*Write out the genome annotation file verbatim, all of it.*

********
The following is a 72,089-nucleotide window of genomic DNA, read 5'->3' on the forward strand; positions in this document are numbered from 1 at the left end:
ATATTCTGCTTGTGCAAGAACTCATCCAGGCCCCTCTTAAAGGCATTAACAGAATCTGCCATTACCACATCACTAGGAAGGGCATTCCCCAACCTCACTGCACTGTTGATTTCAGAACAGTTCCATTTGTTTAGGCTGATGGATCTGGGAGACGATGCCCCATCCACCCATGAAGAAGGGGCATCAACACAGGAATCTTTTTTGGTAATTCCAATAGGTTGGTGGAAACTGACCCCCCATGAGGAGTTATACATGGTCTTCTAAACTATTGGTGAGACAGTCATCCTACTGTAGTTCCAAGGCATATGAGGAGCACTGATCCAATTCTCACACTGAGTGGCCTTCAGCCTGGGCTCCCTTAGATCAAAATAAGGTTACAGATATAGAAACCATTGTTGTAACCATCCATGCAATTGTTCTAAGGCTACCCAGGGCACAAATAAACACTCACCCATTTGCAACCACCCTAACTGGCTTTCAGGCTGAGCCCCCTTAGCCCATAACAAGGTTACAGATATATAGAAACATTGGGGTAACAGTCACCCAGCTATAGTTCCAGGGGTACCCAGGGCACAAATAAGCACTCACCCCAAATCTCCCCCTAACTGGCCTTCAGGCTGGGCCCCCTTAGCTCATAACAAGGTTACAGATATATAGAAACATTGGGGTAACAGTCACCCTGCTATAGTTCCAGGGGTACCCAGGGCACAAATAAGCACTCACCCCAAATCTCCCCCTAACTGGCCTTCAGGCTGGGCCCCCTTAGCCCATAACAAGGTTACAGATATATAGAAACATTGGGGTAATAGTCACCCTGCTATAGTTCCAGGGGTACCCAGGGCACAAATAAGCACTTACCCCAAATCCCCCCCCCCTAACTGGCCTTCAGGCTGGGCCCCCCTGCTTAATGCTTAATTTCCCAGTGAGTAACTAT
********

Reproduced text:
The following is a 72,089-nucleotide window of genomic DNA, read 5'->3' on the forward strand; positions in this document are numbered from 1 at the left end:
ATATTCTGCTTGTGCAAGAACTCATCCAGGCCCCTCTTAAAGGCATTAACAGAATCTGCCATTACCACATCACTAGGAAGGGCATTCCCCAACCTCACTGCACTGTTGATTTCAGAACAGTTCCATTTGTTTAGGCTGATGGATCTGGGAGACGATGCCCCATCCACCCATGAAGAAGGGGCATCAACACAGGAATCTTTTTTGGTAATTCCAATAGGTTGGTGGAAACTGACCCCCCATGAGGAGTTATACATGGTCTTCTAAACTATTGGTGAGACAGTCATCCTACTGTAGTTCCAAGGCATATGAGGAGCACTGATCCAATTCTCACACTGAGTGGCCTTCAGCCTGGGCTCCCTTAGATCAAAATAAGGTTACAGATATAGAAACCATTGTTGTAACCATCCATGCAATTGTTCTAAGGCTACCCAGGGCACAAATAAACACTCACCCATTTGCAACCACCCTAACTGGCTTTCAGGCTGAGCCCCCTTAGCCCATAACAAGGTTACAGATATATAGAAACATTGGGGTAACAGTCACCCAGCTATAGTTCCAGGGGTACCCAGGGCACAAATAAGCACTCACCCCAAATCTCCCCCTAACTGGCCTTCAGGCTGGGCCCCCTTAGCTCATAACAAGGTTACAGATATATAGAAACATTGGGGTAACAGTCACCCTGCTATAGTTCCAGGGGTACCCAGGGCACAAATAAGCACTCACCCCAAATCTCCCCCTAACTGGCCTTCAGGCTGGGCCCCCTTAGCCCATAACAAGGTTACAGATATATAGAAACATTGGGGTAATAGTCACCCTGCTATAGTTCCAGGGGTACCCAGGGCACAAATAAGCACTTACCCCAAATCCCCCCCCCCTAACTGGCCTTCAGGCTGGGCCCCCCTGCTTAATGCTTAATTTCCCAGTGAGTAACTAT